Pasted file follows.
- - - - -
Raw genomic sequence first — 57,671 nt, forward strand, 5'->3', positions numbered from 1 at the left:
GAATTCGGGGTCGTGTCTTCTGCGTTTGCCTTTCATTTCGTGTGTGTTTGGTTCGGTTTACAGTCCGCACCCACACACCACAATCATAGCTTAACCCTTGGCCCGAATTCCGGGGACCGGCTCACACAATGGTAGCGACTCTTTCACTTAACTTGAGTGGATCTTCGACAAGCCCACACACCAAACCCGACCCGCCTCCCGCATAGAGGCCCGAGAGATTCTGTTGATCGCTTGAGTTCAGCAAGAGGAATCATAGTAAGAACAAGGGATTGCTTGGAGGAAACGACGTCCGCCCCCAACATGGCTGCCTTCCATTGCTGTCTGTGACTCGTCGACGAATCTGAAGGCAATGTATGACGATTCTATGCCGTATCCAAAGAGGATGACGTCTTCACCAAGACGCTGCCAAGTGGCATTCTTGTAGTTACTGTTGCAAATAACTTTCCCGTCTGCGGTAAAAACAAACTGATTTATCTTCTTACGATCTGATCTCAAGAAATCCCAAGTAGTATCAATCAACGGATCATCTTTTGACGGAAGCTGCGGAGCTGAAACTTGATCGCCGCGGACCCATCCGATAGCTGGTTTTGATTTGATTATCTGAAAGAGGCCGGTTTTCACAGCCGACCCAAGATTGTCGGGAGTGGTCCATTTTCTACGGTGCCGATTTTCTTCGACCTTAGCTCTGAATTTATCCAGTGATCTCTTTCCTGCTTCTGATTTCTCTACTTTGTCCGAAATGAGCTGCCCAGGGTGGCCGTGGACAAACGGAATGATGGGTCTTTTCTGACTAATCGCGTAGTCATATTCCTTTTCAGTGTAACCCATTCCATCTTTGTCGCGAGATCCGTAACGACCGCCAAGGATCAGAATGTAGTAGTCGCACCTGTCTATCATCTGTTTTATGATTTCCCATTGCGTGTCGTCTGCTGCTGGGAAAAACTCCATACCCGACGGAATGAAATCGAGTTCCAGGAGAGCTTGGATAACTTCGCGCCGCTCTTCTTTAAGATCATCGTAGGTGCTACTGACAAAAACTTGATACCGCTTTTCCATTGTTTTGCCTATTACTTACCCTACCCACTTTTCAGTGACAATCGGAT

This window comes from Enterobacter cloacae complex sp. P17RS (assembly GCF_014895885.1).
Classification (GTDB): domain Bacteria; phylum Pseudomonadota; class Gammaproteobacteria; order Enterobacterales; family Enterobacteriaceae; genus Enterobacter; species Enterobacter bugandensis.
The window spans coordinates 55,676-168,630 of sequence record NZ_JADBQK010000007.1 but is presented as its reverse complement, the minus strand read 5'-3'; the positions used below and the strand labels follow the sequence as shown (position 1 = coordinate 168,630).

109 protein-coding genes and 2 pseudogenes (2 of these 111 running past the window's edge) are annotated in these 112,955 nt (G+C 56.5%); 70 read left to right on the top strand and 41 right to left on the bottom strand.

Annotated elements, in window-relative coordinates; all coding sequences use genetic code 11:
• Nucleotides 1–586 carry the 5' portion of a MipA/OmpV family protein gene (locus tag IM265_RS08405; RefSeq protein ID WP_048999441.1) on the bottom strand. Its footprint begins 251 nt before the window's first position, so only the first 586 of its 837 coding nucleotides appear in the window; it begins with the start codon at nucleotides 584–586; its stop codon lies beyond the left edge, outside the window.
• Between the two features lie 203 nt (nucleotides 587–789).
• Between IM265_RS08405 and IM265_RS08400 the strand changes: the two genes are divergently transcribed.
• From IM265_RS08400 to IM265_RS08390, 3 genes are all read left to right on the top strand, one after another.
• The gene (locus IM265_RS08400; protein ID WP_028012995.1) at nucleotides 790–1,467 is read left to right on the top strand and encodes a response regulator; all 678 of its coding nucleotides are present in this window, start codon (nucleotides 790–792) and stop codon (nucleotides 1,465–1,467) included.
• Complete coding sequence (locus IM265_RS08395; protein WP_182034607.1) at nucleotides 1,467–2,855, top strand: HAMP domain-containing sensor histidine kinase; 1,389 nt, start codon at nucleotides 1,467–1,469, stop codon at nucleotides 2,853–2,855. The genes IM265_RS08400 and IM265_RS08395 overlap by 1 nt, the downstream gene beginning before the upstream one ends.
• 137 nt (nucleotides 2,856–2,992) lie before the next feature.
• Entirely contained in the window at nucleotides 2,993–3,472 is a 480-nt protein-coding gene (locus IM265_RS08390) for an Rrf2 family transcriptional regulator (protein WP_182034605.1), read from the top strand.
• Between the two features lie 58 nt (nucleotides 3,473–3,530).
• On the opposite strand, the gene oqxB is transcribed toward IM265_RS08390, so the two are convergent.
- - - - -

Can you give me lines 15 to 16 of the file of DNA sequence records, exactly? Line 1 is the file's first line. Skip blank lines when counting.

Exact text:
• Entirely contained in the window at nucleotides 2,993–3,472 is a 480-nt protein-coding gene (locus IM265_RS08390) for an Rrf2 family transcriptional regulator (protein WP_182034605.1), read from the top strand.
• Between the two features lie 58 nt (nucleotides 3,473–3,530).